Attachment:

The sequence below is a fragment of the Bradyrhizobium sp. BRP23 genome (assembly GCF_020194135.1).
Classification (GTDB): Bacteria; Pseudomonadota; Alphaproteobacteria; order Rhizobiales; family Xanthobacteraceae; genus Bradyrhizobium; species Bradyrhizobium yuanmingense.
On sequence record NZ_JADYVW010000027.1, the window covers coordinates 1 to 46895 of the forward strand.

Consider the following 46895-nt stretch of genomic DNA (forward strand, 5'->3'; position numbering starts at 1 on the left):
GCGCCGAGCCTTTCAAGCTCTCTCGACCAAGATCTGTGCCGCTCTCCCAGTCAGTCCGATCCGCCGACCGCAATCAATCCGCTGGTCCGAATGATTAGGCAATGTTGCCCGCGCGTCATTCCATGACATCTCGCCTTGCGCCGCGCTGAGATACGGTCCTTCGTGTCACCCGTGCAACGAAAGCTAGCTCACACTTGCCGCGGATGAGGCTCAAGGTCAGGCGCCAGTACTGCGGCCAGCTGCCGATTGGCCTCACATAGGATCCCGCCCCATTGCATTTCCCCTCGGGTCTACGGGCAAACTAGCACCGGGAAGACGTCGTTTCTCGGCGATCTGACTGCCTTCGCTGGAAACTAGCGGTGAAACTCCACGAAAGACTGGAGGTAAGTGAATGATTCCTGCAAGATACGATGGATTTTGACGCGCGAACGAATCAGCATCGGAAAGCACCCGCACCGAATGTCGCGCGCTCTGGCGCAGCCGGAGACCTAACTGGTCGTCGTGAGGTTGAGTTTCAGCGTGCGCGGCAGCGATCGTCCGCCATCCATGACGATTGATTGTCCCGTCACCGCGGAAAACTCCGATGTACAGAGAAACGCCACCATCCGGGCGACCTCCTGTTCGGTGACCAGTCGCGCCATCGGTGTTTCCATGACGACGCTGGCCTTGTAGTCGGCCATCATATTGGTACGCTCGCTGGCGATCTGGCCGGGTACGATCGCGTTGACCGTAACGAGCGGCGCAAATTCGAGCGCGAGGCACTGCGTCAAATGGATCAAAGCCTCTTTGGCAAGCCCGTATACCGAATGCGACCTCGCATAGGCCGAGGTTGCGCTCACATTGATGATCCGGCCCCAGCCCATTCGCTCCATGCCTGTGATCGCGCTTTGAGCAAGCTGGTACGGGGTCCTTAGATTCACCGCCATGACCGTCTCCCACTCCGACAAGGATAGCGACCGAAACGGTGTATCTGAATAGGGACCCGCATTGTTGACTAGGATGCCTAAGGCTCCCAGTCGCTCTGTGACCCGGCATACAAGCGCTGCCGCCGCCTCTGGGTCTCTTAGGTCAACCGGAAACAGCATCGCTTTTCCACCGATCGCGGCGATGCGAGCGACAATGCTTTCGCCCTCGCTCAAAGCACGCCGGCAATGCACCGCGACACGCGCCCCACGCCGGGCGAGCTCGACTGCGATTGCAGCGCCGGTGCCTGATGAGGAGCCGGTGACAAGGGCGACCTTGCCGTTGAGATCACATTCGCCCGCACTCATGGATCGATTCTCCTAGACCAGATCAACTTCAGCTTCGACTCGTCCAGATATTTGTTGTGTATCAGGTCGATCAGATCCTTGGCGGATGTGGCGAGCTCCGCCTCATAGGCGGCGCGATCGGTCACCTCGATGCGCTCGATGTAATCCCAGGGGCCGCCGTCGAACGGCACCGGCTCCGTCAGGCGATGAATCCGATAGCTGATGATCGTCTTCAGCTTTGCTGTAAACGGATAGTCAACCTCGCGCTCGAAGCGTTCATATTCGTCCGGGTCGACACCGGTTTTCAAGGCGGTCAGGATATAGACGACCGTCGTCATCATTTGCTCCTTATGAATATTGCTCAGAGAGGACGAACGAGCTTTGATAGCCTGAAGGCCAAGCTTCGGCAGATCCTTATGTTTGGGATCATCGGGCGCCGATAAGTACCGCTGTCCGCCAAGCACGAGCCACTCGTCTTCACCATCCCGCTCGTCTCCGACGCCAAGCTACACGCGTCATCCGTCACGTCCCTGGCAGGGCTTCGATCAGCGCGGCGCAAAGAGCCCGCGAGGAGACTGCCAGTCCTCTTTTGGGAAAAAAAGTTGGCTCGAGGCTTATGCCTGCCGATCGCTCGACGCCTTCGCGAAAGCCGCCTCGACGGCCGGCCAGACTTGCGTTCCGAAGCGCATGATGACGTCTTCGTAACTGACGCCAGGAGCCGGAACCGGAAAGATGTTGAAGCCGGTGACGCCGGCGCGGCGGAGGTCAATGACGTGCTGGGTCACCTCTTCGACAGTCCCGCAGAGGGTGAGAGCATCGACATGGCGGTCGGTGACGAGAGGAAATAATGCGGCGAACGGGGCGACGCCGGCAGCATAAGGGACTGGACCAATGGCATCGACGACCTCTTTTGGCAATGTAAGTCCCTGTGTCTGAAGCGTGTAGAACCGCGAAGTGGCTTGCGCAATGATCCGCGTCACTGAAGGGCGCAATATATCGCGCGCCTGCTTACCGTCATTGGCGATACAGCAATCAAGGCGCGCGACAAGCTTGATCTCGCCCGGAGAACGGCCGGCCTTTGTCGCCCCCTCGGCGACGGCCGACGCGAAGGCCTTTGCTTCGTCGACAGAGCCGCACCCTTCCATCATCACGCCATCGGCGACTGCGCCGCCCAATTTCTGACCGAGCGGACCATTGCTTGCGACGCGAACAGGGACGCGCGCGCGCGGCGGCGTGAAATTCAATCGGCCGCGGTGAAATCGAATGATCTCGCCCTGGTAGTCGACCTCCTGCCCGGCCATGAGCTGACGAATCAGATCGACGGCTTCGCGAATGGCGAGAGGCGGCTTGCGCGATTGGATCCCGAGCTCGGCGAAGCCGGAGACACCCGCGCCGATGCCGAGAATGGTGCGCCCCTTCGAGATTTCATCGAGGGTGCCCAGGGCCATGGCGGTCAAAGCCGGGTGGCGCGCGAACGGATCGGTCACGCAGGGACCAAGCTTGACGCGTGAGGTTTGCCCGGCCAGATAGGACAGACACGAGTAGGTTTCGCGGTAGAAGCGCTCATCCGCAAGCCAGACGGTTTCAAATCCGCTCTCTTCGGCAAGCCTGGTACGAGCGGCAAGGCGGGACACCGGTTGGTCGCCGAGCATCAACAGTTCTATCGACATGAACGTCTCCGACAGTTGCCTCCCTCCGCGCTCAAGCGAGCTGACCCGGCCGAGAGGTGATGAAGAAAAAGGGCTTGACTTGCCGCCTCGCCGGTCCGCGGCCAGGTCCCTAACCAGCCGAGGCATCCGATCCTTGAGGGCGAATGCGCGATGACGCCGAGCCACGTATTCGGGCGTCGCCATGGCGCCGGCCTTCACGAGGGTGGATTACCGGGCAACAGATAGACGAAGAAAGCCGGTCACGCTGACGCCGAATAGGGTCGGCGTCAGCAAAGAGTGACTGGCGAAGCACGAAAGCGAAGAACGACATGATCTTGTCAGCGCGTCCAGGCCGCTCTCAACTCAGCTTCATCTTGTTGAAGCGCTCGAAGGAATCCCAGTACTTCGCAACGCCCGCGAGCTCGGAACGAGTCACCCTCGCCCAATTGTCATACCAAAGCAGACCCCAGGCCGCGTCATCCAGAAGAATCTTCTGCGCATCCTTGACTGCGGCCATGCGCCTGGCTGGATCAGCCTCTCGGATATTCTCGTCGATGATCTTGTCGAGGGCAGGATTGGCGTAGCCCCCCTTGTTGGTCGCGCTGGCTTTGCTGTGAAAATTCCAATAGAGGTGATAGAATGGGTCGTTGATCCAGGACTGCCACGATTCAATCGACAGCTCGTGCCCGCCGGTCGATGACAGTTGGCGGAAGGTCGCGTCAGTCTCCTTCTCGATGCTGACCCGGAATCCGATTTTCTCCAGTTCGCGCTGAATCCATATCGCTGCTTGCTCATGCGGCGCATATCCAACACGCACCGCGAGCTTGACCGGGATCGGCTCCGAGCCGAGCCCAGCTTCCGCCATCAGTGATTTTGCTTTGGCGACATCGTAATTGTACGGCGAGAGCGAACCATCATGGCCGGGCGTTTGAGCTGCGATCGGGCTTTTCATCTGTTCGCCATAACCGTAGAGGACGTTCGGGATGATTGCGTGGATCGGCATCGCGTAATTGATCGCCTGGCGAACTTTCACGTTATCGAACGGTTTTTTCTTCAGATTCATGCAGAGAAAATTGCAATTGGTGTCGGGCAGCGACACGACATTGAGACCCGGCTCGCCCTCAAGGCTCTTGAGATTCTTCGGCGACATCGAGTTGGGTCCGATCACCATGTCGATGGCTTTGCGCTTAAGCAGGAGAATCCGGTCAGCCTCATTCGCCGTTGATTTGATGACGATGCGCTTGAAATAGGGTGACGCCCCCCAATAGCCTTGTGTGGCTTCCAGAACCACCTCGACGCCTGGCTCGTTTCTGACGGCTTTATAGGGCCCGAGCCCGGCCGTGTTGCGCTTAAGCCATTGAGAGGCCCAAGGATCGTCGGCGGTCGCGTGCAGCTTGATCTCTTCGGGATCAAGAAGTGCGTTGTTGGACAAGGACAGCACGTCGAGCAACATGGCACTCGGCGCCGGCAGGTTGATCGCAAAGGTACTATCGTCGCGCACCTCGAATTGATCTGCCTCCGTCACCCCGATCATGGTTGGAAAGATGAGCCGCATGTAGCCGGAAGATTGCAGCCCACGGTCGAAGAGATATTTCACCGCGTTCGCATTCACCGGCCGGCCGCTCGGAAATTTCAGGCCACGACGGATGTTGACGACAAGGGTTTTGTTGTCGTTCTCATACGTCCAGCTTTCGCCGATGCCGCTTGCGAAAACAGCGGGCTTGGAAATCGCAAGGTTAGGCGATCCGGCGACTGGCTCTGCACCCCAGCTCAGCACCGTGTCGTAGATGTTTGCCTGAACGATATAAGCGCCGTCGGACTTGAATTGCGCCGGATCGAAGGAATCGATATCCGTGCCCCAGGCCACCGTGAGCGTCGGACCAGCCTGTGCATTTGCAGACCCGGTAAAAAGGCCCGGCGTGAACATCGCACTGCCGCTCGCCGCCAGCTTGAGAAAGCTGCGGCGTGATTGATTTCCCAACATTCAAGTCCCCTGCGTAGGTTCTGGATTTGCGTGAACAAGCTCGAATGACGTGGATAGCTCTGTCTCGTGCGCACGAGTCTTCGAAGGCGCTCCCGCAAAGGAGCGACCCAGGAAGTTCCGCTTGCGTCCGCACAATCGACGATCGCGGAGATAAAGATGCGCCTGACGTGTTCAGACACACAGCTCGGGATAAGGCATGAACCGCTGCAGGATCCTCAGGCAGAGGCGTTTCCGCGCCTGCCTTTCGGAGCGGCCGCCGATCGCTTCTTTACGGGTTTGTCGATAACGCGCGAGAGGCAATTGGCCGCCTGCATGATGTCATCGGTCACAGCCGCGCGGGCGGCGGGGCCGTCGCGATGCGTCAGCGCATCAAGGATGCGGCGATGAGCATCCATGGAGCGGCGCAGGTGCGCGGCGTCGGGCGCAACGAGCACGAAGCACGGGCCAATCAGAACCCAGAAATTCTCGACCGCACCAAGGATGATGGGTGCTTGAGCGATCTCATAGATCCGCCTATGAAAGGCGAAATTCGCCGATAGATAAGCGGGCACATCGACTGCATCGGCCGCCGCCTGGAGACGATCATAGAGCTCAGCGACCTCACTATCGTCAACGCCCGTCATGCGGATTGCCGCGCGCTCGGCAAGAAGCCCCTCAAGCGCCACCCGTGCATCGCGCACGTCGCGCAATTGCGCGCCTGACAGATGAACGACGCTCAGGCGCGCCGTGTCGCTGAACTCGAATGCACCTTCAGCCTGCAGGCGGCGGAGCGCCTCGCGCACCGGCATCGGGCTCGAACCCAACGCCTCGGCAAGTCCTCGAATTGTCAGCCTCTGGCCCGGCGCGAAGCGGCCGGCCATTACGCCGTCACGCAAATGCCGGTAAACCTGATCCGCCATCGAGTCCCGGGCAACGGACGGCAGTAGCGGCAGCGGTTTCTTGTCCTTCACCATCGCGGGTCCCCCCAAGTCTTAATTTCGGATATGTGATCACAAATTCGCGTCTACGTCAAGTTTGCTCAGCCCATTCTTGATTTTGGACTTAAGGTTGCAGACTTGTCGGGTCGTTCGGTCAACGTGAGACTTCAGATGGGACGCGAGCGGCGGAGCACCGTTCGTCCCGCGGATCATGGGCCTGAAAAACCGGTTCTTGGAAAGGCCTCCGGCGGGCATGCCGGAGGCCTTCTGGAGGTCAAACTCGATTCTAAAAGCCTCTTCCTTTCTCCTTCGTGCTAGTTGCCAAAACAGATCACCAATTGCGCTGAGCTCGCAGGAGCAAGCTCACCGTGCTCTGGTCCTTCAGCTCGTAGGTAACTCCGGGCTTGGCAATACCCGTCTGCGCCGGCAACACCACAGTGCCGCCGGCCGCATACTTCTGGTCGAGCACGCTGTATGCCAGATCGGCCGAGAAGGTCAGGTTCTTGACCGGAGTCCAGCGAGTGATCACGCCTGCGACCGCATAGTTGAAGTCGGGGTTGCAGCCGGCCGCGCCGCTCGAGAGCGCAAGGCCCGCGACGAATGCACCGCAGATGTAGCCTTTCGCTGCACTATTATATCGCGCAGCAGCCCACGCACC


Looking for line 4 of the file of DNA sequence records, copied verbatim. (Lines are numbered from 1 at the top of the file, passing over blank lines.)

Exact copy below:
Consider the following 46895-nt stretch of genomic DNA (forward strand, 5'->3'; position numbering starts at 1 on the left):